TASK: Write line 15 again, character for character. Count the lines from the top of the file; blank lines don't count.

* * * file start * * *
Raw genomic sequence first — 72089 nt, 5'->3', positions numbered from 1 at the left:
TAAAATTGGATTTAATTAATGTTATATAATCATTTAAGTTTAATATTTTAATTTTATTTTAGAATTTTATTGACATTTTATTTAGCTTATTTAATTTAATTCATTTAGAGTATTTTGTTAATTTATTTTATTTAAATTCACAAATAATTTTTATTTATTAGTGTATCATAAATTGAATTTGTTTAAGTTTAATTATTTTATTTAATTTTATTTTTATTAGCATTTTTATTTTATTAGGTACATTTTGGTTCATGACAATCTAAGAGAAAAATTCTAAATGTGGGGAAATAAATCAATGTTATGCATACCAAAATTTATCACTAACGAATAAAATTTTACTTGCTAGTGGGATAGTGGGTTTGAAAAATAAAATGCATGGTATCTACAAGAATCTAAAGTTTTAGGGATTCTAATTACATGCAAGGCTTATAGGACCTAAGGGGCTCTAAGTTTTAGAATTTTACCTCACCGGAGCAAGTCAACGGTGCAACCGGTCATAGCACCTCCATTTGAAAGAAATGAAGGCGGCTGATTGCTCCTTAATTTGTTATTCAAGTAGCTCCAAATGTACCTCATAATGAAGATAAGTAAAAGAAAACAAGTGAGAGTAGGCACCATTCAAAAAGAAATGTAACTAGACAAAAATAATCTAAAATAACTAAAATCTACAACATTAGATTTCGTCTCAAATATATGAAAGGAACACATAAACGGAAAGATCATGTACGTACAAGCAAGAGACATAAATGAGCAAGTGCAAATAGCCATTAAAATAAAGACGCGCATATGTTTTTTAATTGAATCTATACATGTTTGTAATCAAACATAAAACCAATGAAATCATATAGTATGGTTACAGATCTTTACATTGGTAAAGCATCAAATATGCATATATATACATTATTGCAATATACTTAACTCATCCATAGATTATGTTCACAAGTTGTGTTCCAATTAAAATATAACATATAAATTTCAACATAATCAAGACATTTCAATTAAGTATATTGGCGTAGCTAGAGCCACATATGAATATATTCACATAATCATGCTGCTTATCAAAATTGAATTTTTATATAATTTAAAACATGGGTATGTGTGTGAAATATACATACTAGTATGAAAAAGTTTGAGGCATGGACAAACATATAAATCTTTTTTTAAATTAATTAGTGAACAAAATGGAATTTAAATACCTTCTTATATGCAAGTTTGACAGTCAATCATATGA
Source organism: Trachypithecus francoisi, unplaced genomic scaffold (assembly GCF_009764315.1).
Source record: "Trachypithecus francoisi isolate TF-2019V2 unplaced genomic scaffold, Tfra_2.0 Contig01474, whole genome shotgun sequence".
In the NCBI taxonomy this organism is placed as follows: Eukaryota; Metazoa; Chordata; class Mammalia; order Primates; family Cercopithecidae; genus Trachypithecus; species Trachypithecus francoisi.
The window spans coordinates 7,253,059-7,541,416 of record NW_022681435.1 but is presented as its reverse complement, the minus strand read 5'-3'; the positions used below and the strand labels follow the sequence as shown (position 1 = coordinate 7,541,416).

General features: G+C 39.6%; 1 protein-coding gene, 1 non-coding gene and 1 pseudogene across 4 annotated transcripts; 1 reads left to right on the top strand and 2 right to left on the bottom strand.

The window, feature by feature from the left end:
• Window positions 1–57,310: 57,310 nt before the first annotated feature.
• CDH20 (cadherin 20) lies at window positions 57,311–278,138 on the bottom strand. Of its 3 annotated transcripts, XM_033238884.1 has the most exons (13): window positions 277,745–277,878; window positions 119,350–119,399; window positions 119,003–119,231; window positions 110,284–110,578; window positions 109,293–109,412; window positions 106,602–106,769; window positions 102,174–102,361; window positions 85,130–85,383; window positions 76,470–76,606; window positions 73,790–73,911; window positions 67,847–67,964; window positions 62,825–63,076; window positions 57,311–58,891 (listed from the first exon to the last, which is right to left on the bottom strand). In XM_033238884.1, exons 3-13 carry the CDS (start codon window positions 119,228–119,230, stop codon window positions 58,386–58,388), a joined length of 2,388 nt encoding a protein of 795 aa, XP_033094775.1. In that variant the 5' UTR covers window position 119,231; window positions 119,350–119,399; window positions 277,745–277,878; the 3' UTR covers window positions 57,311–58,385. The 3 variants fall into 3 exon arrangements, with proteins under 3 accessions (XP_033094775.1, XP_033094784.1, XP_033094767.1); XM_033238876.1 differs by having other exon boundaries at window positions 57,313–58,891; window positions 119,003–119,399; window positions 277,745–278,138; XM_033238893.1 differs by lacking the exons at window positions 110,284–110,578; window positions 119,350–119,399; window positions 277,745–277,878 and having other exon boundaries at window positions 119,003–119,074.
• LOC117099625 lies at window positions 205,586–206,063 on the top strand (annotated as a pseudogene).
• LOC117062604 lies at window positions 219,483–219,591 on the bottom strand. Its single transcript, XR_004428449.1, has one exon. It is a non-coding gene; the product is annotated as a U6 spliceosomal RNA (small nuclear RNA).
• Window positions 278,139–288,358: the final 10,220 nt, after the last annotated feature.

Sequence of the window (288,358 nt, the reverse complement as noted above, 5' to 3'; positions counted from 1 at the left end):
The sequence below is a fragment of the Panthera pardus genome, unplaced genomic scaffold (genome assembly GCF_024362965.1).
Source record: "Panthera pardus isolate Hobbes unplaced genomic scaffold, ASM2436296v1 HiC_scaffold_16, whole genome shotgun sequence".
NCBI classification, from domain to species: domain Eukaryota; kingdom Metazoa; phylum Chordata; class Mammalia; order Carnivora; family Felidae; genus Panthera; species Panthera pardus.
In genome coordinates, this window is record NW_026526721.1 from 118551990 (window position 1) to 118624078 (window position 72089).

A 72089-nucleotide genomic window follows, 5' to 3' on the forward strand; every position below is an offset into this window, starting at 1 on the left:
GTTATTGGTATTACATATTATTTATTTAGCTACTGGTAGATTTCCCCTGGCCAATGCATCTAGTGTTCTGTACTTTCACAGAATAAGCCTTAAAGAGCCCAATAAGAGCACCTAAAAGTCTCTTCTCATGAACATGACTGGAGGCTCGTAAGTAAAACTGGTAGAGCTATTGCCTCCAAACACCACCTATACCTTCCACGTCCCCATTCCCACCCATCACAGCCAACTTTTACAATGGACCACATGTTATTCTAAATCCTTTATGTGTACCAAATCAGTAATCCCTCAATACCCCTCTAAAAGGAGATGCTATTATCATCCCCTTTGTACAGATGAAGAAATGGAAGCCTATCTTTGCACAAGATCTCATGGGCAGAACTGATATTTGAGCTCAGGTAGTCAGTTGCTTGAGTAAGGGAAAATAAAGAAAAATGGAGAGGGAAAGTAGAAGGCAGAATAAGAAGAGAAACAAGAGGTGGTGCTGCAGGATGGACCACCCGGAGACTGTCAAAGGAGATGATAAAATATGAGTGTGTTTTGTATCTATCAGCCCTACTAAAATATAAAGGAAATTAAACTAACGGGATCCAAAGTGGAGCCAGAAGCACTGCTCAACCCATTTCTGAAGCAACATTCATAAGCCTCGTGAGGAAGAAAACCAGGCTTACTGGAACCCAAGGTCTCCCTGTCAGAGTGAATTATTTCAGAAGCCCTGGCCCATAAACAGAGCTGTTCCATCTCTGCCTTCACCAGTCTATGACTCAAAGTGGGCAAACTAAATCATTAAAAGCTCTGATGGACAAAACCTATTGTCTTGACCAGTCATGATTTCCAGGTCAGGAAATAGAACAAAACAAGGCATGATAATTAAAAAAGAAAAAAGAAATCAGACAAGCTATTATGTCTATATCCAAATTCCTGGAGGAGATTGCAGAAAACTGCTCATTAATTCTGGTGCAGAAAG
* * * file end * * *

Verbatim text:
The sequence below is a fragment of the Panthera pardus genome, unplaced genomic scaffold (genome assembly GCF_024362965.1).